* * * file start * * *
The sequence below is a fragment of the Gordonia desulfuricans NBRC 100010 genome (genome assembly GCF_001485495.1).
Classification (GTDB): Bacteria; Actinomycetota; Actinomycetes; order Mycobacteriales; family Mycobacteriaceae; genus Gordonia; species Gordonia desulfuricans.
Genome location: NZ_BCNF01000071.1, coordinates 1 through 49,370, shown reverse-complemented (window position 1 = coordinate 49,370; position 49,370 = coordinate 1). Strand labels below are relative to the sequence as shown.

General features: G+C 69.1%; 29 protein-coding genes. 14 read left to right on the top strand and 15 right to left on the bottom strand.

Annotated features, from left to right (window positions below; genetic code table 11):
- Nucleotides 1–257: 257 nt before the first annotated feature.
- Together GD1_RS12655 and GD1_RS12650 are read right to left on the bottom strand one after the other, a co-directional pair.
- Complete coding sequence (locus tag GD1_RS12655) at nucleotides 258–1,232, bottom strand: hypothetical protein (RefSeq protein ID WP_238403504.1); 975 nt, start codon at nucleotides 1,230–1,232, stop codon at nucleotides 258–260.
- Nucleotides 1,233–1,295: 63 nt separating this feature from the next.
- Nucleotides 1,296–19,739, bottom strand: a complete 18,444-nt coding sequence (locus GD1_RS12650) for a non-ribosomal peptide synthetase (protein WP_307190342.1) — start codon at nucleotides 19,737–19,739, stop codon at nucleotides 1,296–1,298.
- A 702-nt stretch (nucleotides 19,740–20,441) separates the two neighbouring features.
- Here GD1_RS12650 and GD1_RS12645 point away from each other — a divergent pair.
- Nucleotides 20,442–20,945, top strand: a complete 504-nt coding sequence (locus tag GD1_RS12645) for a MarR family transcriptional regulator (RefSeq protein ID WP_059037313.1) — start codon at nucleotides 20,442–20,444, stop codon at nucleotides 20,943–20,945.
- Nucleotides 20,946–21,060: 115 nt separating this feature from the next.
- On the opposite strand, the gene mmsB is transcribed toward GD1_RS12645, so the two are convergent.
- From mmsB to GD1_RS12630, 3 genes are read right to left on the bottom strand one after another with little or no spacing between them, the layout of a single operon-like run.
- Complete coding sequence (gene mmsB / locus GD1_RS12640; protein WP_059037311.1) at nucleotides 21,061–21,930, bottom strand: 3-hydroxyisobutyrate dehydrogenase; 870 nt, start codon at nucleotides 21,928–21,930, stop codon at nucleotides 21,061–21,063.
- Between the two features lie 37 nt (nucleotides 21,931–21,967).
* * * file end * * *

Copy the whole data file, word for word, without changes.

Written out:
The sequence below is a fragment of the Gordonia desulfuricans NBRC 100010 genome (genome assembly GCF_001485495.1).
Classification (GTDB): Bacteria; Actinomycetota; Actinomycetes; order Mycobacteriales; family Mycobacteriaceae; genus Gordonia; species Gordonia desulfuricans.
Genome location: NZ_BCNF01000071.1, coordinates 1 through 49,370, shown reverse-complemented (window position 1 = coordinate 49,370; position 49,370 = coordinate 1). Strand labels below are relative to the sequence as shown.

General features: G+C 69.1%; 29 protein-coding genes. 14 read left to right on the top strand and 15 right to left on the bottom strand.

Annotated features, from left to right (window positions below; genetic code table 11):
- Nucleotides 1–257: 257 nt before the first annotated feature.
- Together GD1_RS12655 and GD1_RS12650 are read right to left on the bottom strand one after the other, a co-directional pair.
- Complete coding sequence (locus tag GD1_RS12655) at nucleotides 258–1,232, bottom strand: hypothetical protein (RefSeq protein ID WP_238403504.1); 975 nt, start codon at nucleotides 1,230–1,232, stop codon at nucleotides 258–260.
- Nucleotides 1,233–1,295: 63 nt separating this feature from the next.
- Nucleotides 1,296–19,739, bottom strand: a complete 18,444-nt coding sequence (locus GD1_RS12650) for a non-ribosomal peptide synthetase (protein WP_307190342.1) — start codon at nucleotides 19,737–19,739, stop codon at nucleotides 1,296–1,298.
- A 702-nt stretch (nucleotides 19,740–20,441) separates the two neighbouring features.
- Here GD1_RS12650 and GD1_RS12645 point away from each other — a divergent pair.
- Nucleotides 20,442–20,945, top strand: a complete 504-nt coding sequence (locus tag GD1_RS12645) for a MarR family transcriptional regulator (RefSeq protein ID WP_059037313.1) — start codon at nucleotides 20,442–20,444, stop codon at nucleotides 20,943–20,945.
- Nucleotides 20,946–21,060: 115 nt separating this feature from the next.
- On the opposite strand, the gene mmsB is transcribed toward GD1_RS12645, so the two are convergent.
- From mmsB to GD1_RS12630, 3 genes are read right to left on the bottom strand one after another with little or no spacing between them, the layout of a single operon-like run.
- Complete coding sequence (gene mmsB / locus GD1_RS12640; protein WP_059037311.1) at nucleotides 21,061–21,930, bottom strand: 3-hydroxyisobutyrate dehydrogenase; 870 nt, start codon at nucleotides 21,928–21,930, stop codon at nucleotides 21,061–21,063.
- Between the two features lie 37 nt (nucleotides 21,931–21,967).